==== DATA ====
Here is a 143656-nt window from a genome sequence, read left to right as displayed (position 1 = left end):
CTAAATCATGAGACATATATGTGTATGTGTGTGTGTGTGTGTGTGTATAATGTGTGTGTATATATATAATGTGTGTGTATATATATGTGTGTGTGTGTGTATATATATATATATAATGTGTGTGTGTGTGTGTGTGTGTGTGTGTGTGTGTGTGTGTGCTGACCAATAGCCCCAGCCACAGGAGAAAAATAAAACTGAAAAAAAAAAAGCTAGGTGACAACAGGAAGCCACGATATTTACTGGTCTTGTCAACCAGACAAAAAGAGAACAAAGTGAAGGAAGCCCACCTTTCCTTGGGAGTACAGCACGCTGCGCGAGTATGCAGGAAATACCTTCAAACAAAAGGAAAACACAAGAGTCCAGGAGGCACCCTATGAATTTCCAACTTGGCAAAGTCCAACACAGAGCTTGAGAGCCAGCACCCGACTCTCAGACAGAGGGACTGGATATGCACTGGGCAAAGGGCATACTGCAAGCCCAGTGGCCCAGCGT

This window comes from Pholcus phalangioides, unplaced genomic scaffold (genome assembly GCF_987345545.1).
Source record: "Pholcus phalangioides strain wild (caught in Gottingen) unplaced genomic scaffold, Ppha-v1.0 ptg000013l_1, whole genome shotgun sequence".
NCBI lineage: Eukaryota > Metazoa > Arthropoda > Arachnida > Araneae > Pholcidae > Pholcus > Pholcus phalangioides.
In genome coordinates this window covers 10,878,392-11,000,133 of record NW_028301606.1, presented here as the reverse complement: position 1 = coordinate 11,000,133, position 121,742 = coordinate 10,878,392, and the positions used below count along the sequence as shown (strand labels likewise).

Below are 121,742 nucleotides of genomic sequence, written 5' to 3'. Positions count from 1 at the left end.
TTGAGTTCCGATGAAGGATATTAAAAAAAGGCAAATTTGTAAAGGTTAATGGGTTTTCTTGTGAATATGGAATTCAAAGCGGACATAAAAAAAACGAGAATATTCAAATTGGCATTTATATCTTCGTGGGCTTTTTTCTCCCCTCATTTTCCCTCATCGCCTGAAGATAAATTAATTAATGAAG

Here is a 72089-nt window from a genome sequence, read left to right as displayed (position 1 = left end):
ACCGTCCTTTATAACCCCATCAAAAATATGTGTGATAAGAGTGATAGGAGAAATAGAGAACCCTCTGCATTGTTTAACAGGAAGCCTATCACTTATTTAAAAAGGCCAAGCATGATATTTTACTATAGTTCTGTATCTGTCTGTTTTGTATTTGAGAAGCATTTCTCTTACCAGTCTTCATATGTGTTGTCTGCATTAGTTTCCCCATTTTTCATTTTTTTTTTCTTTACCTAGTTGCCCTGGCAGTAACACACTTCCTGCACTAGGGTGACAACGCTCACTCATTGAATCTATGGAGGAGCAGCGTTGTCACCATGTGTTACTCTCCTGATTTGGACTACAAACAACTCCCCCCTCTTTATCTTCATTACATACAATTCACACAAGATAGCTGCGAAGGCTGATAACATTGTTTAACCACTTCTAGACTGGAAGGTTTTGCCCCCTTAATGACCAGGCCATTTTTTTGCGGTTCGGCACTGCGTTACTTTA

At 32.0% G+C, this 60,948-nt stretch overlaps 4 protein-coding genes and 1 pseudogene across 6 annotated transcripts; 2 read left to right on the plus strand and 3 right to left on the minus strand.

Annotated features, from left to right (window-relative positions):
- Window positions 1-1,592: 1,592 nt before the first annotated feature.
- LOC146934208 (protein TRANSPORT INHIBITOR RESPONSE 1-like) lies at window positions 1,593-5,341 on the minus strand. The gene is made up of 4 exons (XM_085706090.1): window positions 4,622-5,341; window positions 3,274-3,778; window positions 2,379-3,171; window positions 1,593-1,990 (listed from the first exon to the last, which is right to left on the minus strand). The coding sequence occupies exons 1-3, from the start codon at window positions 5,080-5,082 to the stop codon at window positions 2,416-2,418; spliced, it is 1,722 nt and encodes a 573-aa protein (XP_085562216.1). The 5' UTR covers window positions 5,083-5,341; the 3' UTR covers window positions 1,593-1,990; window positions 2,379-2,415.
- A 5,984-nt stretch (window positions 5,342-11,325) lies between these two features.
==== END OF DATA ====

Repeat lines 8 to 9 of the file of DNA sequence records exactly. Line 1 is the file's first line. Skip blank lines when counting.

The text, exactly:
TTGAGTTCCGATGAAGGATATTAAAAAAAGGCAAATTTGTAAAGGTTAATGGGTTTTCTTGTGAATATGGAATTCAAAGCGGACATAAAAAAAACGAGAATATTCAAATTGGCATTTATATCTTCGTGGGCTTTTTTCTCCCCTCATTTTCCCTCATCGCCTGAAGATAAATTAATTAATGAAG

Here is a 72089-nt window from a genome sequence, read left to right as displayed (position 1 = left end):